I saw Black Panther on Thursday night.
Two thumbs up! Wakanda all the way! Is T’Challa the greatest monarch to join the Avengers? Yup! (Sorry, Thor!) I loved the movie as a solid representative of the superhero movie genre.
And from a diversity and inclusion perspective, I loved it. Why should a white guy be so excited for this rich African hero?
I’ve written about why I think that diversity and inclusion is important to our country. Along the way, I’ve learned a lot about being willing to see things from different perspectives – and how hard that can really be. One of the concepts I’ve had to work to understand is the concept of privilege.
“Privilege” can be a polarizing topic. My first reaction to the idea was a visceral disagreement. “Privilege”? Absurd. We grew up poor. My family has no wealth. I was accepted to my dream college (Cornell) but couldn’t afford to go there. Everything that I have in my life I’ve had to work for. Like I said… a visceral disagreement.
But no worries. It’s just my amygdala going nuts. (See the embedded link in “Magic Words Can Change the World” above.) As I worked through my reaction and actually took the time to learn something my perspective began to change. Here’s my (amateur) understanding of the concept of “privilege”.
“Privilege” is not an absolute value. It only exists in relative terms – as a comparison between two dissimilar scenarios. Scenarios like:
- I’ve never been afraid for my safety when I’ve dealt with law enforcement.
- When I have to use a restroom at work, I’ve never had to worry about whether my using the restroom would be an issue for other people around me – or maybe illegal in my state.
- When my wife and I got married, I did not have to think about whether strangers would speak out against my right to marry the person I love – or actively work to make such a marriage impermissible in the eyes of the law.
So from these relative perspectives, I’ve enjoyed white-, cisgender-, and heterosexual-privileges.
As I think back to my geekish childhood, I had my pick of superheroes with whom I could identify. Heroes who looked like me. Heroes with whom I identify. When I was first enchanted by the mythology of Star Wars I could look at the screen and decide which one of the characters I wanted to be. As I was amazed by protagonists of science fiction and fantasy stories I could decide which one best represented my ideal self. I had lots of options. (OK, I really wanted to be an Elf. But I’d settle for human characters in these stories.)
But I recognize now that people of color, LGBT people, people of other faiths… these people had fewer heroes with whom they might find commonality in such fundamentally personal ways. Our western European heritage has largely shaped our fantasy and science fiction landscapes. Relative to the experiences of these others, I had geek-privilege.
I went to high school with a very talented artist, writer, and comicbook creator who tackled this issue of lack of diversity in comics. Check out my friend Edgardo Miranda-Rodriguez’s creation, La Borinqueña. He’s got impressive geek credentials. He’s worked with Marvel, Atlantic Records, Darryl DMC McDaniels, and John Leguizamo. He’s also used his creative powers to #DoGood for the people of Puerto Rico.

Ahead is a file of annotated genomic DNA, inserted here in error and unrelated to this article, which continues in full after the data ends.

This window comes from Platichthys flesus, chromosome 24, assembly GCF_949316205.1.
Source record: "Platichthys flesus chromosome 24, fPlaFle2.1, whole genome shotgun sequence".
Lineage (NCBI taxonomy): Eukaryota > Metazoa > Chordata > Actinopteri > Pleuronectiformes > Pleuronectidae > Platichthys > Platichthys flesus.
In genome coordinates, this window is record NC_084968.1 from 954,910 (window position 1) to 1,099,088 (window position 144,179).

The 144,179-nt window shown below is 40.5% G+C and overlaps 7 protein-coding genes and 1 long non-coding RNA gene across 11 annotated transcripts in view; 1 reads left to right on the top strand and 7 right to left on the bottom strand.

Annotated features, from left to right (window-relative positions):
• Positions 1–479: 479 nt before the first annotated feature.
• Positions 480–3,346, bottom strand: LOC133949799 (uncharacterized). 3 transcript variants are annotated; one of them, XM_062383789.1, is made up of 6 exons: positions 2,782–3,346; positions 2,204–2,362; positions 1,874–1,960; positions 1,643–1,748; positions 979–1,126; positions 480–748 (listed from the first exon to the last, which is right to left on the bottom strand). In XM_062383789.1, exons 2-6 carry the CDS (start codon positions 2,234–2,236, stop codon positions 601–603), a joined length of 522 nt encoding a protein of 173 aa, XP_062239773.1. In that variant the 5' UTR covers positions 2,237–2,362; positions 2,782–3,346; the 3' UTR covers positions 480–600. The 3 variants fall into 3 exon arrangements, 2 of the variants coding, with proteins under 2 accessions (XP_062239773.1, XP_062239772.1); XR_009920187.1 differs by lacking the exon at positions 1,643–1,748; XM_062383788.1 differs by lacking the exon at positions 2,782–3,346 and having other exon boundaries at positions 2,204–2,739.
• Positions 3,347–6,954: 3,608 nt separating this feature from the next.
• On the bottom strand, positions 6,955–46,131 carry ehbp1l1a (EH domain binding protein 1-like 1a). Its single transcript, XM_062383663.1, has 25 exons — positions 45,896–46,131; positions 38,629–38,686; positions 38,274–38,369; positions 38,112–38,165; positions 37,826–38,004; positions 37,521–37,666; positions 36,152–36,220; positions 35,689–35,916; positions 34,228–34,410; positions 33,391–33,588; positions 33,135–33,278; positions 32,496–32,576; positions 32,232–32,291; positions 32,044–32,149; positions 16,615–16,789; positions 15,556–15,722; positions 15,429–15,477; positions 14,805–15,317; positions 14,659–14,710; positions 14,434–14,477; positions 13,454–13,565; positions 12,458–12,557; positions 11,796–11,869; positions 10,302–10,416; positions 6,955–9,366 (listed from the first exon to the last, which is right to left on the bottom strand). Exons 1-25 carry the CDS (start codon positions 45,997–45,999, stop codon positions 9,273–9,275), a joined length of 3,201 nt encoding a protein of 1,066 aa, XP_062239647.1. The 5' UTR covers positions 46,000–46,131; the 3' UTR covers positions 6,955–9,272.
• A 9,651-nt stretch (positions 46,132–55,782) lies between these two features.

I’ve appreciated the diverse casts of the newest chapters in the Star Wars saga. I was hopeful that Black Panther would bring us a rich African story in a way that respects the real-world cultures that the Marvel Cinematic Universe film would (I assumed) draw from. I wasn’t disappointed.
A recent Reddit post asked about the real-world African cultures behind the film’s design. Mark Mukasa provided a detailed response with plenty of sources. Take a moment to read it – it’s wonderful! He was gracious enough to send some additional information:
Here’s a fantastic Twitter thread about the fashion elements.
A great Twitter image collage of people dressing up to see Black Panther.
More of an emotional tug.
Follow Mark on Twitter. Share some social media love! He deserves it!
Here’s my tweet from the morning after the movie.
I am saddened, but not surprised, to read people attacking this movie. The fictional Wakanda draws from a broad array of African elements. I recognize that Africa is a continent – not a country. A deleted response in that Reddit thread pointed out that Wakanda’s many inspirations are the equivalent of jamming together English, Italian, Spanish, and German elements as a “European” nation. Fair point.
But when a group has effectively NO positive and powerful representation in a medium, isn’t MORE necessarily BETTER? I think so. Can one argue in good faith that the imperfections of the African representations in this mainstream blockbuster somehow mean that we should downplay the smash success of the film and its implications for the diversity of our culture? I don’t see how you can.
Black Panther is an amazing film. It’s Marvel Studio’s latest flexing of their creative muscles. It fits perfectly into the larger story arc that we’ll see culminated in the upcoming Infinity War. I loved the movie regardless of any criticism of its impact in our society. For pure popcorn fun, it had me grinning nonstop.
And today I’m happy that my fellow geeks have this rich African hero and story to be inspired by. I’m excited about the idea of black children seeing these characters on screen and saying “that’s me!” I think that finding a connection over the continued love of these fantastic stories – our modern myths – is an opportunity to bring us together. To unite rather than divide.
That’s the real heroism in this story.